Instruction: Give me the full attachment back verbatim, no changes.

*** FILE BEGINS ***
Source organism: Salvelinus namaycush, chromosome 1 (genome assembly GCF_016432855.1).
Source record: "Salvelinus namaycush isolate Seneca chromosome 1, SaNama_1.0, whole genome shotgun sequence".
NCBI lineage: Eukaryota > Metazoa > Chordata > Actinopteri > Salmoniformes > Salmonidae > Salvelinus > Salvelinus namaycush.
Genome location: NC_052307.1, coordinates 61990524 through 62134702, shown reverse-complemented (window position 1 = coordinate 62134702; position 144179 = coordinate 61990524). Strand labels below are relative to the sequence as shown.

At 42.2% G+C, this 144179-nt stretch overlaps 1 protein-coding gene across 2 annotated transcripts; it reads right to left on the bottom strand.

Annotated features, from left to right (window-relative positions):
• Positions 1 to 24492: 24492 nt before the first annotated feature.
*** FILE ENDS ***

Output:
Source organism: Salvelinus namaycush, chromosome 1 (genome assembly GCF_016432855.1).
Source record: "Salvelinus namaycush isolate Seneca chromosome 1, SaNama_1.0, whole genome shotgun sequence".
NCBI lineage: Eukaryota > Metazoa > Chordata > Actinopteri > Salmoniformes > Salmonidae > Salvelinus > Salvelinus namaycush.
Genome location: NC_052307.1, coordinates 61990524 through 62134702, shown reverse-complemented (window position 1 = coordinate 62134702; position 144179 = coordinate 61990524). Strand labels below are relative to the sequence as shown.

At 42.2% G+C, this 144179-nt stretch overlaps 1 protein-coding gene across 2 annotated transcripts; it reads right to left on the bottom strand.

Annotated features, from left to right (window-relative positions):
• Positions 1 to 24492: 24492 nt before the first annotated feature.